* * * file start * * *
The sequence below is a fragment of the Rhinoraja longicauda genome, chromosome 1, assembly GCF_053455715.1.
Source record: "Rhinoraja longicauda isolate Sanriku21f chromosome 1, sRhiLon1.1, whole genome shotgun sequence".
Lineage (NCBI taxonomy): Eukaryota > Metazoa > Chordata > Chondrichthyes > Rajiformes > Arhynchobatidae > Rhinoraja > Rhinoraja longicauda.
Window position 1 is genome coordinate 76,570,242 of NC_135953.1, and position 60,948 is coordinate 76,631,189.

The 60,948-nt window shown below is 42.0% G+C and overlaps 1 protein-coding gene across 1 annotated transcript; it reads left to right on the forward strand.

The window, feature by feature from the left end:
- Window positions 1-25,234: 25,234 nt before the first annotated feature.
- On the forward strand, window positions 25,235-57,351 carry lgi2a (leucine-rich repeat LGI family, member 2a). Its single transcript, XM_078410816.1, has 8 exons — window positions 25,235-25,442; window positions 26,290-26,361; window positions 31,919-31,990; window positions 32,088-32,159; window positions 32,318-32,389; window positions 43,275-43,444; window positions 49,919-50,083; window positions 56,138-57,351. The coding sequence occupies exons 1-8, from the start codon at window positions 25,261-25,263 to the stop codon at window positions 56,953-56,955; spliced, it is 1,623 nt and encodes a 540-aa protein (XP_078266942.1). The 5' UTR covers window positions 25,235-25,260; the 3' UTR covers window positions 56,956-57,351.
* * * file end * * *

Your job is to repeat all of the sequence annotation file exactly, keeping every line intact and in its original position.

The sequence below is a fragment of the Rhinoraja longicauda genome, chromosome 1, assembly GCF_053455715.1.
Source record: "Rhinoraja longicauda isolate Sanriku21f chromosome 1, sRhiLon1.1, whole genome shotgun sequence".
Lineage (NCBI taxonomy): Eukaryota > Metazoa > Chordata > Chondrichthyes > Rajiformes > Arhynchobatidae > Rhinoraja > Rhinoraja longicauda.
Window position 1 is genome coordinate 76,570,242 of NC_135953.1, and position 60,948 is coordinate 76,631,189.

The 60,948-nt window shown below is 42.0% G+C and overlaps 1 protein-coding gene across 1 annotated transcript; it reads left to right on the forward strand.

The window, feature by feature from the left end:
- Window positions 1-25,234: 25,234 nt before the first annotated feature.
- On the forward strand, window positions 25,235-57,351 carry lgi2a (leucine-rich repeat LGI family, member 2a). Its single transcript, XM_078410816.1, has 8 exons — window positions 25,235-25,442; window positions 26,290-26,361; window positions 31,919-31,990; window positions 32,088-32,159; window positions 32,318-32,389; window positions 43,275-43,444; window positions 49,919-50,083; window positions 56,138-57,351. The coding sequence occupies exons 1-8, from the start codon at window positions 25,261-25,263 to the stop codon at window positions 56,953-56,955; spliced, it is 1,623 nt and encodes a 540-aa protein (XP_078266942.1). The 5' UTR covers window positions 25,235-25,260; the 3' UTR covers window positions 56,956-57,351.